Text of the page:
Anyway, the one song I did listen to a few times was Meet Me Halfway but Kenny Loggins. He’s also the singer of the song Danger Zone, which was played in the 1986 Top Gun movie as well as the new movie release. Meet Me Halfway was a song played in the 1987 movie called Over the Top, which I haven’t seen yet.

My daughter is on summer break now. She finished 9th grade and will be starting 10th grade come fall. She’ll be taking classes for her driver’s permit this summer. Once she passes, she’ll be able to drive with me or her dad in the car with her. Then come her 16th birthday next year and she’ll be able to test for her driver’s license. Strangely, she doesn’t want to drive.

Hope you all enjoy your summer.

Book Review: When She Woke

Title: When She Woke
Author: Hillary Jordan
Genre: Sci-fi; Dystopian
Year Published: September 18, 2012

Date finished: May 22, 2022

This story is about a future America where religion is a political power and having an abortion is a crime. Hannah Payne, the main character, falls in love with a pastor and gets pregnant. She is then chromed red for her sin. People stare at her and judge her because her red skin speaks for her crime. She refuses to tell anyone who the father is or the doctor who performed the abortion. She escapes the last institution she’s put in and stumbles upon people who were willing to free her from this strict world.

This story started out interesting. I couldn’t put the book down because I love myself a good dystopian story. It’s been a while since I’ve stumbled upon a book I couldn’t put down. The opening really grabbed me and kept me reading. However, midway through, the story slowed down and went a different direction. The ending was just meh. I may have had such high hopes that I was left disappointed. I wanted some sort of victory for Hannah. I also wanted to know what happened to the pastor, her family, and her friend. They all just seemed to disappear. There wasn’t anything said about what happened to them.

Overall, this wasn’t a bad read. It had a lot of potential, but just didn’t hit the right spot for me.

Who should read this book: If you enjoy “The Handmaid’s Tale” and “The Testaments” by Margaret Atwood, you’ll probably like this one.

Book Review: The Invisible Life of Addie LaRue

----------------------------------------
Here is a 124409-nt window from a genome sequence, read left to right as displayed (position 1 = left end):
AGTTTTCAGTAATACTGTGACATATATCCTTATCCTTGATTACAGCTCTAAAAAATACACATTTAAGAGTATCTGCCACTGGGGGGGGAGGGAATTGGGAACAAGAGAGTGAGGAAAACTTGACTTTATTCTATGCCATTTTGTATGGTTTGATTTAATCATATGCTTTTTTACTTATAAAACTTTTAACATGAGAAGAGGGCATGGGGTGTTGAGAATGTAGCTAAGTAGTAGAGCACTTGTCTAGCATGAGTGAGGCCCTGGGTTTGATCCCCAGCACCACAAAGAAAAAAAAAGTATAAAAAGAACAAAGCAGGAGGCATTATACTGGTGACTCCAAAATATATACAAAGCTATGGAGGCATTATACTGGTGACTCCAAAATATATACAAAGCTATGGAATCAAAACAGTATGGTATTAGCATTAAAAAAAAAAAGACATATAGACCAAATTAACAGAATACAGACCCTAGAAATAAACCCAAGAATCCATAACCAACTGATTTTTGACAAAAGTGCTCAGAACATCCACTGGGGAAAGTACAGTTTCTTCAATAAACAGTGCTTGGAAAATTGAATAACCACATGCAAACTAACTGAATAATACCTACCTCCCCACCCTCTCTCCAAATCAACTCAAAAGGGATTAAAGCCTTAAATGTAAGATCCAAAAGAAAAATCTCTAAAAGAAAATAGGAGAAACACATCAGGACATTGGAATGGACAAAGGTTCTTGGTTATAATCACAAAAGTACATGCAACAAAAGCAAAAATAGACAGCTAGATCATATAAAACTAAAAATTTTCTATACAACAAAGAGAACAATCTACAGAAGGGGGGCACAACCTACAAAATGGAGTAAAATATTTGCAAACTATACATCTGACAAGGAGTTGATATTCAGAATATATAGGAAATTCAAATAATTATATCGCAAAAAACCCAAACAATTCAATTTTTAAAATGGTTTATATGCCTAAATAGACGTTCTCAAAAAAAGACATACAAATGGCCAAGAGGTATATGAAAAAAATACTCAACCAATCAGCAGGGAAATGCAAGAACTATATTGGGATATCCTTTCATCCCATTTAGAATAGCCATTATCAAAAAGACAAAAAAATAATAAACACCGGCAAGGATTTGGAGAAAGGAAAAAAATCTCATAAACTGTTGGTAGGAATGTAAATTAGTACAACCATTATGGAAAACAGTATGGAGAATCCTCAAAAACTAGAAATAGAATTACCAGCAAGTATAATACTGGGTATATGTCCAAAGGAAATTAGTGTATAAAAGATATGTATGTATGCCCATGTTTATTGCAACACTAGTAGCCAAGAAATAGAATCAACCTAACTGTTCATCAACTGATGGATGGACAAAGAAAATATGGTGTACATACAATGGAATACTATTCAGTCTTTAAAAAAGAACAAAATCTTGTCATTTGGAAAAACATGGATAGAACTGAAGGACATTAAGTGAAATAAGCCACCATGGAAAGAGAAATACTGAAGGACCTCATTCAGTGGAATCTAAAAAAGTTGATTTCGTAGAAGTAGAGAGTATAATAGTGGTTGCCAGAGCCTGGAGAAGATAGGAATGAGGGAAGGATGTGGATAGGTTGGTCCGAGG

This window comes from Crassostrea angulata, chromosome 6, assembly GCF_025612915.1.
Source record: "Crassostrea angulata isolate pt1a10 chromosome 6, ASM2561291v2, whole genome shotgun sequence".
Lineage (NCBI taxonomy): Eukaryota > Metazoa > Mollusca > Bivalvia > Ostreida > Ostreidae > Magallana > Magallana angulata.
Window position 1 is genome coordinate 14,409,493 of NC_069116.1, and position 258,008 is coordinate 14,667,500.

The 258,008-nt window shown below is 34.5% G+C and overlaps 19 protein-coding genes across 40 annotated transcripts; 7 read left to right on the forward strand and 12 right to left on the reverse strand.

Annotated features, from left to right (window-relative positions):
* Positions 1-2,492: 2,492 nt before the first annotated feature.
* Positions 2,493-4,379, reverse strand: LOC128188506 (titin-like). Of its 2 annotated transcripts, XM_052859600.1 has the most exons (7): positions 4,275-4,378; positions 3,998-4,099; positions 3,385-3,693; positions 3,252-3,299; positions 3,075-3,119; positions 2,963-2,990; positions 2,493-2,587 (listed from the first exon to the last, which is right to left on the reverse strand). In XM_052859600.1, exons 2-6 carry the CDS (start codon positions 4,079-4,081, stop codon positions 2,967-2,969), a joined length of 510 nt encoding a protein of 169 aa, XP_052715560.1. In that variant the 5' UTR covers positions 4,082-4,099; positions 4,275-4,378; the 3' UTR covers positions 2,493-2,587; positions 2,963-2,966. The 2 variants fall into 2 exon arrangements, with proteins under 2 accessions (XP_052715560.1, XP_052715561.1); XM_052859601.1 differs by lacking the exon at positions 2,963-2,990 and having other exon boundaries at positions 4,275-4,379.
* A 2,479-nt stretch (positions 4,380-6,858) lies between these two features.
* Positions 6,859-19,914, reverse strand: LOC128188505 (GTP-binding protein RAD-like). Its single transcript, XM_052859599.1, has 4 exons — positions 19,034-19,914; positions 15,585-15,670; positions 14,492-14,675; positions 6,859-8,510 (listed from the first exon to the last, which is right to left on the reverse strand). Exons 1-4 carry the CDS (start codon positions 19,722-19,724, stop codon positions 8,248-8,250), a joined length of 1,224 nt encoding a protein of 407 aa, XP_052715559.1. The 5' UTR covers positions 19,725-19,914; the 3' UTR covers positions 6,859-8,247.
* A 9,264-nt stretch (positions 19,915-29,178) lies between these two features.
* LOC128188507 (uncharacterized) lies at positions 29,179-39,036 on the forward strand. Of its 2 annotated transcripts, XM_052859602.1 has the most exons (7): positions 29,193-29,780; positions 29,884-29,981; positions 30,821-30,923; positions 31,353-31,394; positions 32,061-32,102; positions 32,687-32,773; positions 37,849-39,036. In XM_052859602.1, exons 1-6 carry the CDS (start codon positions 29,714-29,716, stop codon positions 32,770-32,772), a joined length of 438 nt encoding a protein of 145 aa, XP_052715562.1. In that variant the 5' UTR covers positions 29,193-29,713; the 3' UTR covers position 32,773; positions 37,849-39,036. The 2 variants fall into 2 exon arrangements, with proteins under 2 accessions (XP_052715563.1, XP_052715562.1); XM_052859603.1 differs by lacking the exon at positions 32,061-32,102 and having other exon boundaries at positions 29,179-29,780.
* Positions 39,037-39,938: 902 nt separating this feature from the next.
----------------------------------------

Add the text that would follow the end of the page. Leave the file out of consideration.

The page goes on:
Title: The Invisible Life of Addie LaRue
Author: V.E. Schwab
Genre: Historical Fantasy
Year Published: October 6, 2020

Date finished: May 7, 2022

“Be careful what you ask for, be willing to pay the price. And no matter how desperate or dire, never pray to the gods that answer after dark.” ~Estelle

This was a marvelous book full of magic, anticipation, heartbreak, and love. Once you are pulled into the story, it’s hard to stop reading.

When the book first came out, I had wanted to read it and so checked it out from the library. I got a few pages in and couldn’t get into it. My mind just wasn’t there. The book expired and I waited a year to recheck it out (because I was busy). When I checked it out, again, I was busy, so the book expired and I missed my chance. I checked it out one more time and told myself that if I can’t get to it this time, then maybe it wasn’t meant to be. Luckily, I had just finished a book and had reading time on hand, so I gave it another chance.

How I wish I hadn’t given up the first time because this is a wonderfully written book. It opens with Addie in the early 1700’s. She’s young and curious and wants to know about the old gods from an old woman neighbor. As Addie becomes an adult, her parents want her to get married, but she’s not ready—especially not ready to marry a man who recently lost his wife and has two young children. On the day of her wedding, she runs into the woods and asks the gods to help her.

“I want a chance to live. I want to be free. I want more time.” ~Addie

The darkness speaks to her and tells her he can’t grant her what she wants, but she is determined and tells him he can have her soul when she is done. He agrees and her wishes are granted.

Addie lives a very long life. She finds things to do and places to see, but it’s lonely because no one remembers her. One day, she goes to a bookstore and meets a man named Henry. When she returns a book to exchange for another, Henry remembers her, and that changed everything.

“Everyone wants to be remembered.” ~the darkness